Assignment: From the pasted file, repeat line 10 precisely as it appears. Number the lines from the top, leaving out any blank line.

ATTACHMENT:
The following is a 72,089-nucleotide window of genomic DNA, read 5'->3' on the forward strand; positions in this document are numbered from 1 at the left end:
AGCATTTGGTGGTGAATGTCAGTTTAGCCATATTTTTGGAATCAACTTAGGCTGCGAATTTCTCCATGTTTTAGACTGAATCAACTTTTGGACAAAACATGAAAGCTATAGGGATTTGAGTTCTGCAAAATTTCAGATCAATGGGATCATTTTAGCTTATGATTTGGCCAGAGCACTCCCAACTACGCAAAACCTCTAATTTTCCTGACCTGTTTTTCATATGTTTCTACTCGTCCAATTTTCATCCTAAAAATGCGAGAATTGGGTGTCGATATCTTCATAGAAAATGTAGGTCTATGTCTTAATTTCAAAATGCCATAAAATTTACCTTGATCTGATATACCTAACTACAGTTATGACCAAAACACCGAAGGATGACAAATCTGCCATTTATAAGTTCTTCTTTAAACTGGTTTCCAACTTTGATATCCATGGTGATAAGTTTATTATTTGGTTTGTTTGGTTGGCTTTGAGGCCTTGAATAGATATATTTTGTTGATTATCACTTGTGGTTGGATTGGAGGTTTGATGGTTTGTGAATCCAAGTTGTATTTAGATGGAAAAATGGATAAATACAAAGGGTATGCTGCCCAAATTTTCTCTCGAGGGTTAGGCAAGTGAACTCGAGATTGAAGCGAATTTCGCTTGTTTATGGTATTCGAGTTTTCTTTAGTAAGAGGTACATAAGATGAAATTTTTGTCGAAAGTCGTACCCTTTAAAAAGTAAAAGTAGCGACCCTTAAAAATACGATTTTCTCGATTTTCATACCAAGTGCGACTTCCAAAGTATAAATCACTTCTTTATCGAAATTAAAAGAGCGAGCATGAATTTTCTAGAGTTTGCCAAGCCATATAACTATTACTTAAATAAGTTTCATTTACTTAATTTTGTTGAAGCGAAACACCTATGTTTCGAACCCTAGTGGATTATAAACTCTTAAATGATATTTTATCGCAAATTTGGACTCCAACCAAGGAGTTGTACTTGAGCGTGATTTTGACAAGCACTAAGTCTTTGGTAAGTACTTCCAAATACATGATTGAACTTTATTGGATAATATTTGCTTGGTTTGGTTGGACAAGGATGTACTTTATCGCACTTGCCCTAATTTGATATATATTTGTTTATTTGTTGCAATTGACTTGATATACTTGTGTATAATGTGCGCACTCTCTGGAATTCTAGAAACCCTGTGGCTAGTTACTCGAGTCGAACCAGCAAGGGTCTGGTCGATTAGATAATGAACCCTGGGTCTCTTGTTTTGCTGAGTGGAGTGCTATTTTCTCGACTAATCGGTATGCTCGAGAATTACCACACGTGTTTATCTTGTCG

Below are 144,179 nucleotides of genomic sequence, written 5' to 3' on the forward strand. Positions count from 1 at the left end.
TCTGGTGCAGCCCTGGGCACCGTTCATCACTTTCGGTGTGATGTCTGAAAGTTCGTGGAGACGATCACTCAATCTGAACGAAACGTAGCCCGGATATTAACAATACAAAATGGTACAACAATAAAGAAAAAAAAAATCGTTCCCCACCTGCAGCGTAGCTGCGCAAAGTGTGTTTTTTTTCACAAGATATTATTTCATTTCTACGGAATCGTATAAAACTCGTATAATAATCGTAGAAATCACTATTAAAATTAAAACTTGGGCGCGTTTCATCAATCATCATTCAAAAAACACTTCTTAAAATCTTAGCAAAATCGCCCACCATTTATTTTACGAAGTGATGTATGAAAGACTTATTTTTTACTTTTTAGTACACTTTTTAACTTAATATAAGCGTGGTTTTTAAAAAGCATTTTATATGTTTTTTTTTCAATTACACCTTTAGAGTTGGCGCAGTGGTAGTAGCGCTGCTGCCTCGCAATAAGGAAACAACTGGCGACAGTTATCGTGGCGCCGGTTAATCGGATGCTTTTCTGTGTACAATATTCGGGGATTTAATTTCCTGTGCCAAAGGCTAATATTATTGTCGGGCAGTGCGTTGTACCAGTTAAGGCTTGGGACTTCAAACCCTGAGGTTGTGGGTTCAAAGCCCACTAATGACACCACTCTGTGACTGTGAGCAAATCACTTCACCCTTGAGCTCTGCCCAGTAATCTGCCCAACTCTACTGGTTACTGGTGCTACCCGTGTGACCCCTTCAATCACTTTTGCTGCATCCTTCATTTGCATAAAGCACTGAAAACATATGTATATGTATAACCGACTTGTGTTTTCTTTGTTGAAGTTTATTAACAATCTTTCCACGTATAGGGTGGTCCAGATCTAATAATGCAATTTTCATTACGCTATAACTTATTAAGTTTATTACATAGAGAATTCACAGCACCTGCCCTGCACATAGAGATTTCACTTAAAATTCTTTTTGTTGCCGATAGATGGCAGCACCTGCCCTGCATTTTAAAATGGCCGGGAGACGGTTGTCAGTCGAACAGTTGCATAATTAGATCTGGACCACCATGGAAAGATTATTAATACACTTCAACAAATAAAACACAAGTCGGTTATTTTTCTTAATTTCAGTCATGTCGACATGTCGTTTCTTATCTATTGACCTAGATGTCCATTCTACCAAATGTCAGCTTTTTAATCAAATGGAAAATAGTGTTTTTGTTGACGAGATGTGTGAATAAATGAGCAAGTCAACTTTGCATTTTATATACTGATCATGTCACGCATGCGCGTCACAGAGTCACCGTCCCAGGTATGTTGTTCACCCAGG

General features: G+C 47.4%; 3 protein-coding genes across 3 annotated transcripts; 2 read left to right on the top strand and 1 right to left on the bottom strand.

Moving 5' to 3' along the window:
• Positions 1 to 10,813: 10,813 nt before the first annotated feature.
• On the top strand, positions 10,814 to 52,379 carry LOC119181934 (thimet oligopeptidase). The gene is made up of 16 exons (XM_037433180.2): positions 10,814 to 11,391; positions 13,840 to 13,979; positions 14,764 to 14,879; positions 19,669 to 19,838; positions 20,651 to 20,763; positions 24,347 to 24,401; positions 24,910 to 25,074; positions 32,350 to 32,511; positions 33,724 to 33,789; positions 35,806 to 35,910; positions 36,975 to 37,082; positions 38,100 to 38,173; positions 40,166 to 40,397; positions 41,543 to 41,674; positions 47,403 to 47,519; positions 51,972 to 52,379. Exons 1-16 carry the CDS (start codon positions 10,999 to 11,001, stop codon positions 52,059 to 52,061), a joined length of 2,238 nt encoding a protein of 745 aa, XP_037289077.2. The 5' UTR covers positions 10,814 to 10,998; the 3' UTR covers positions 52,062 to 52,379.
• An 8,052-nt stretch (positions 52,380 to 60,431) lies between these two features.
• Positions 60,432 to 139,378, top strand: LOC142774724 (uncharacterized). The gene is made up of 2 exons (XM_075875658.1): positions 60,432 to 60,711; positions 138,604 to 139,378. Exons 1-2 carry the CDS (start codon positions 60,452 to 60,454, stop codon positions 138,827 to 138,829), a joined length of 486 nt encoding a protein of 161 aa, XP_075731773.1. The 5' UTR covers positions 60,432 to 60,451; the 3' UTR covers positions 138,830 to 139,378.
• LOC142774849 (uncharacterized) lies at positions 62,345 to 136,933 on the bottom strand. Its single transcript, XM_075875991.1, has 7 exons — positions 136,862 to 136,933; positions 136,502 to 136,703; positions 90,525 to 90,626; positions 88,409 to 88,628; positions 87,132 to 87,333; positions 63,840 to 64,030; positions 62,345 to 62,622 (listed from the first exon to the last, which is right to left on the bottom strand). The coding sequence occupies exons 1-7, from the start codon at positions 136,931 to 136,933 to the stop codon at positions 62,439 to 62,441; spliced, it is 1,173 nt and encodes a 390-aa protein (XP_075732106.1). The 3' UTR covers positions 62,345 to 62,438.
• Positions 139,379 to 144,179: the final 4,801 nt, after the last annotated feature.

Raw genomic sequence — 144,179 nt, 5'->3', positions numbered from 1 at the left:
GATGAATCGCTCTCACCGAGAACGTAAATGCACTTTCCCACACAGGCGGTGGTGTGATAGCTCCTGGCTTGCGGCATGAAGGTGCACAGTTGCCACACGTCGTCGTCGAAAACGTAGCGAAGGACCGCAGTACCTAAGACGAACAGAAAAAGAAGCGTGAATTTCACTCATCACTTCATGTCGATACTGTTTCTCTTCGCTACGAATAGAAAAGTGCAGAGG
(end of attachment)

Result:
• Positions 60,432 to 139,378, top strand: LOC142774724 (uncharacterized). The gene is made up of 2 exons (XM_075875658.1): positions 60,432 to 60,711; positions 138,604 to 139,378. Exons 1-2 carry the CDS (start codon positions 60,452 to 60,454, stop codon positions 138,827 to 138,829), a joined length of 486 nt encoding a protein of 161 aa, XP_075731773.1. The 5' UTR covers positions 60,432 to 60,451; the 3' UTR covers positions 138,830 to 139,378.